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Heat does not transfer to the heatsink in electronic cooling

8 REPLIES 8
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Message 1 of 9
fpw5051
520 Views, 8 Replies

Heat does not transfer to the heatsink in electronic cooling

I am currently working on the thermal simulation of several Mosfets with a heatsink. I placed a small cube in each Mosfet as the heat source. I initially used the thermal study and everything works fine (see in the first picture). Then, I want to have forced air blowing by a fan in my simulation. Since I did not find any option in the thermal study, I chose to run it in electronic cooling for the same model. I added a fan model and made it my forced flow(the configuration is attached). However, after I ran the simulation, the heat from the inside boxes seems not to transfer to my MOSFET packages and the heatsink effectively(see in the third picture). The heat is trapped inside the Mosfets and leads to an extremely high temperature. I wonder if it is because, in the electronic cooling study, I cannot config the convection and radiation that are in the thermal study. Is there any way to solve this issue? Or is it possible to create a forced flow environment in the thermal study? Thanks!

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8 REPLIES 8
Message 2 of 9
jorge_garcia2
in reply to: fpw5051

Hi @fpw5051 ,

 

I hope you're doing well. I'm going to tag the e-cooling team on this but from my experience there is no reason to create the blocks. The components themselves can have be assigned the heatload. Make sure you also assign the materials of the components correctly, that will play a role in the accuracy of the simulation.

 

Best Regards,

 



Jorge Garcia
​Product Support Specialist for Fusion 360 and EAGLE

Kudos are much appreciated if the information I have shared is helpful to you and/or others.

Did this resolve your issue? Please accept it "As a Solution" so others may benefit from it.
Message 3 of 9
heath.houghton
in reply to: fpw5051

It appears that the simulation is stopping very early on for your model.  The solver is instructed to stop if any components approach an unrealistic number for anything in a normal electronics application (1000 degrees C).  I would suspect that either the heat load is not the same between the two, or the materials assignment is not complete for the electronics cooling simulation.  If you wanted to send the f3d file that includes the electronics cooling, I will gladly take a look.

Regards,

 

Heath Houghton
Principal Business Consultant
Message 4 of 9
fpw5051
in reply to: heath.houghton

Thanks for your help, Heath. My f3d file of electronics cooling is attached. All the material assignments should be the same as what I did in thermal simulation before. The reason that I place the small block inside the Mosfet is that I do not want to make the whole Mosfet as the heat load itself. I am a beginner at this software and I really appreciate your help.

Message 5 of 9
fpw5051
in reply to: jorge_garcia2

Thanks for your help, Jorge. The reason that I create the blocks inside the Mosfets is that I do not want to make the whole Mosfets themselves as the heat loads. The heat inside the Mosfet can transfer to the package and then transfer to the heatsink and air.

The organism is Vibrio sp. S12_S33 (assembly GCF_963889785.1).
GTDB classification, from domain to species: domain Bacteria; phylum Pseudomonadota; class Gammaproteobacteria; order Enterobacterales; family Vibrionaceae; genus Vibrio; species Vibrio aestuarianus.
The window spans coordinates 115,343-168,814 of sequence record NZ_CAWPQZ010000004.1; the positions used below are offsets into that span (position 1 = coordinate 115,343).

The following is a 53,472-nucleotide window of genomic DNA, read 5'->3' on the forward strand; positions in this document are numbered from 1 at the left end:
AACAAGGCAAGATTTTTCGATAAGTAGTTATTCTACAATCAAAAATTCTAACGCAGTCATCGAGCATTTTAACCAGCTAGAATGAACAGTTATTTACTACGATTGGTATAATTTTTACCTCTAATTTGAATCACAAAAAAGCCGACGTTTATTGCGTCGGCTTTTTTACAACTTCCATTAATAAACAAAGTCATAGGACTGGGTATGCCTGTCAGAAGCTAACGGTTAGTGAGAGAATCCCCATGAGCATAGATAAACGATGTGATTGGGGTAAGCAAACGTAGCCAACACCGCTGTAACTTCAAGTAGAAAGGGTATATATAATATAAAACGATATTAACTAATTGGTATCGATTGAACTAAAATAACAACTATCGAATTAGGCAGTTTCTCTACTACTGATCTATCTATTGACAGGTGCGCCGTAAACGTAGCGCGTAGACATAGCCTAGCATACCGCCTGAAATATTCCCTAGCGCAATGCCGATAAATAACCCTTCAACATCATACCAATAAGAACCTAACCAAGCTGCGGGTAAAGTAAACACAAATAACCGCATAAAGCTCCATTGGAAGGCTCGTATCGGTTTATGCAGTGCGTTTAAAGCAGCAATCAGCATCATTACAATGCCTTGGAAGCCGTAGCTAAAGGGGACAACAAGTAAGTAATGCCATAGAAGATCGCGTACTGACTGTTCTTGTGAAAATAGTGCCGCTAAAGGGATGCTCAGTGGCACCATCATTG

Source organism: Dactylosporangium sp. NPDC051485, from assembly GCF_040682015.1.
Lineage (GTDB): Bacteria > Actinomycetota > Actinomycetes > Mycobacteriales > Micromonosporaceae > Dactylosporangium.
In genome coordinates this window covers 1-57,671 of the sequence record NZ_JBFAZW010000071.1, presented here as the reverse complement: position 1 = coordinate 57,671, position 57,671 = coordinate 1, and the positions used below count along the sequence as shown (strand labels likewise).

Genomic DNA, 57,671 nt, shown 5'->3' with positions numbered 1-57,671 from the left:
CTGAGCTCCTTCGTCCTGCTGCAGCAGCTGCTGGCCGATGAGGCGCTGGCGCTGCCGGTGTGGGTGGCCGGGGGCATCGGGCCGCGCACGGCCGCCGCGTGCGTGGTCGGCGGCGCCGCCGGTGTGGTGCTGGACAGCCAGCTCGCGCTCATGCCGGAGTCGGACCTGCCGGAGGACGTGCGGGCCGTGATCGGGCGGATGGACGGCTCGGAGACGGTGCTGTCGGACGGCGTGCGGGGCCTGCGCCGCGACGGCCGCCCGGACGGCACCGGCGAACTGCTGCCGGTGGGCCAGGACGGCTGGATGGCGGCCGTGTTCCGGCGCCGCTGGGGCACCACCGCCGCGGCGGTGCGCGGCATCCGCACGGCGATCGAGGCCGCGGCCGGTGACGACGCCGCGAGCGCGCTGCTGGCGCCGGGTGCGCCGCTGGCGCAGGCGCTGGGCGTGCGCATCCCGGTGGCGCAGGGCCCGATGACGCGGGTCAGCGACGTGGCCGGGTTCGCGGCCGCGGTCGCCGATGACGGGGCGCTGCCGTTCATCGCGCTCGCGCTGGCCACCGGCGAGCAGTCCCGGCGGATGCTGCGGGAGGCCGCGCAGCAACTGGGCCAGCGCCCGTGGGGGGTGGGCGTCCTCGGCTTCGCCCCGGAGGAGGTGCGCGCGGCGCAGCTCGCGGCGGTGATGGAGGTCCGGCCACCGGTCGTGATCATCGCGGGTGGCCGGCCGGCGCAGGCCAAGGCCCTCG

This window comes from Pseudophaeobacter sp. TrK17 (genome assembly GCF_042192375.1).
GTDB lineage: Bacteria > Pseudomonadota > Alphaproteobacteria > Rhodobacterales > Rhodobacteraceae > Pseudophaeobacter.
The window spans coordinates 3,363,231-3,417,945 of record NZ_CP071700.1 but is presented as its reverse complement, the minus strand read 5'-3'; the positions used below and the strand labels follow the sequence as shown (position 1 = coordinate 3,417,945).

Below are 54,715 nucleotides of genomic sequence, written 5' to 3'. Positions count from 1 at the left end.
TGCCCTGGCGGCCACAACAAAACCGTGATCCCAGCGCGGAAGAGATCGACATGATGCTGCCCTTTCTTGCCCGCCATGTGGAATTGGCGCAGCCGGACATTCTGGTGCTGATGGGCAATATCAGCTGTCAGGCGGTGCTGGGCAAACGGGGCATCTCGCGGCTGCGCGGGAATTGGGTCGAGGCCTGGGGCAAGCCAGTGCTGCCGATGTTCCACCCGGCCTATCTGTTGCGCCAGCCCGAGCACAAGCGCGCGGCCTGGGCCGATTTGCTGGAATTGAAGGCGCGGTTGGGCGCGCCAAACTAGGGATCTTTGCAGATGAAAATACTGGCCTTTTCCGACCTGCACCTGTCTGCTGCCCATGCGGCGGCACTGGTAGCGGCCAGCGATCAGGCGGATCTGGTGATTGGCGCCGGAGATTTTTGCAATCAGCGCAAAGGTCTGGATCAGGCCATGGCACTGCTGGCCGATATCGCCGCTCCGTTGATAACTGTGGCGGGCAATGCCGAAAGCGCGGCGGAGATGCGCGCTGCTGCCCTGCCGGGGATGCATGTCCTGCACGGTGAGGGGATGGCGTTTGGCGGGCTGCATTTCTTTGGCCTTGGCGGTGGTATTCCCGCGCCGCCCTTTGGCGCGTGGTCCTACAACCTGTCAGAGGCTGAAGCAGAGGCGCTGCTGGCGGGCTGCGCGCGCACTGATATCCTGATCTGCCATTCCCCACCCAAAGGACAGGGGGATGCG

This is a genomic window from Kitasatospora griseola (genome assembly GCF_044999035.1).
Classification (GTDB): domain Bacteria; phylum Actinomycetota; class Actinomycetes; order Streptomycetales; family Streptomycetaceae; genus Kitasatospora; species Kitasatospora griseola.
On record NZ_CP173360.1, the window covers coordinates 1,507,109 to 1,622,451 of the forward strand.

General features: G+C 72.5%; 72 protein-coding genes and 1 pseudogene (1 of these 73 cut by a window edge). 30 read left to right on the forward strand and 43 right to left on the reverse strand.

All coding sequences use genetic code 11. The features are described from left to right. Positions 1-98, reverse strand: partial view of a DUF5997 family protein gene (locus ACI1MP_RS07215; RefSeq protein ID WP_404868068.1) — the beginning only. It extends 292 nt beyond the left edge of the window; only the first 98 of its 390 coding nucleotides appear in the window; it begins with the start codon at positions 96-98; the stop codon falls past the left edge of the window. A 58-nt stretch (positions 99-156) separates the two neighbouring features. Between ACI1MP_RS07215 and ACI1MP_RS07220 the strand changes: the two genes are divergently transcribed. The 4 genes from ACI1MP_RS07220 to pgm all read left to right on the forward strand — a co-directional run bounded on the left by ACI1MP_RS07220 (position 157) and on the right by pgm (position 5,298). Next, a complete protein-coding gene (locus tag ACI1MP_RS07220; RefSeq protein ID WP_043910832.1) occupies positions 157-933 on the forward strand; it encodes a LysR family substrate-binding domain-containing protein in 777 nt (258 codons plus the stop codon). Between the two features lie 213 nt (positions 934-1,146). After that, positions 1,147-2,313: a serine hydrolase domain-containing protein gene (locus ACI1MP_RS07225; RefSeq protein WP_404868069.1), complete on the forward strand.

Message 6 of 9
fpw5051
in reply to: heath.houghton

Hello Heath, sorry to bother you again. I know you might be busy. Have you checked the model that I attached in the last reply by any chance? Do you have any suggestions on it? Thank you!

Message 7 of 9
heath.houghton
in reply to: fpw5051

I was able to take a look.  The heat transfer (heat sink idealization) designation is not needed for your model.  It is a feature we plan on expanding and it's purpose is to shorten run times when you have a very fine detail heat sink.  Your heat sink is bulky enough that we don't need to idealize it.  The software should have run fine either way, and we will look into why it didn't run with the designation.   When I removed the heat sink idealization, the software calculated a very high temperature (max temperature near 600C), causing flow results to look funky.  If I go to maximum resolution (max accuracy), the temperatures come down slightly.  The issue is you have a lot of heat and not much surface area to dissipate it.  The heat sink temperature is still roughly 100C.  If I turn the T0220 encapsulating epoxy into a more conductive material, then I get a die temperature of roughly 110C.  I still don't like the looks of the flow velocity results so I will tinker with the model a little more today.

2021-04-20_8-33-28.jpg

 

Heath Houghton
Principal Business Consultant
Message 8 of 9
heath.houghton
in reply to: fpw5051

I added a box around the test assembly to constrain the flow conditions a little.  This allowed the flow solver to give a much improved result.  The thermal results looked like the heat load was partially being produced in the very low conductivity encapsulating epoxy material.  This caused elevated temperatures there.  I took the liberty of changing the material of the epoxy to something more conductive to test that theory.  The temperatures came down to what you see below.  Our development team is looking into the heat being generated in the non-conductive material.  I also took the liberty of moving the fan to the other side as you can see. 

2021-04-21_9-38-07.jpg2021-04-21_9-43-25.jpg2021-04-21_9-44-53.jpg2021-04-21_9-45-36.jpg

 

Heath Houghton
Principal Business Consultant
Message 9 of 9
fpw5051
in reply to: heath.houghton

It looks a lot better. Thank you very much for your help! I will also try to keep working on my model based on your suggestion and modification. 

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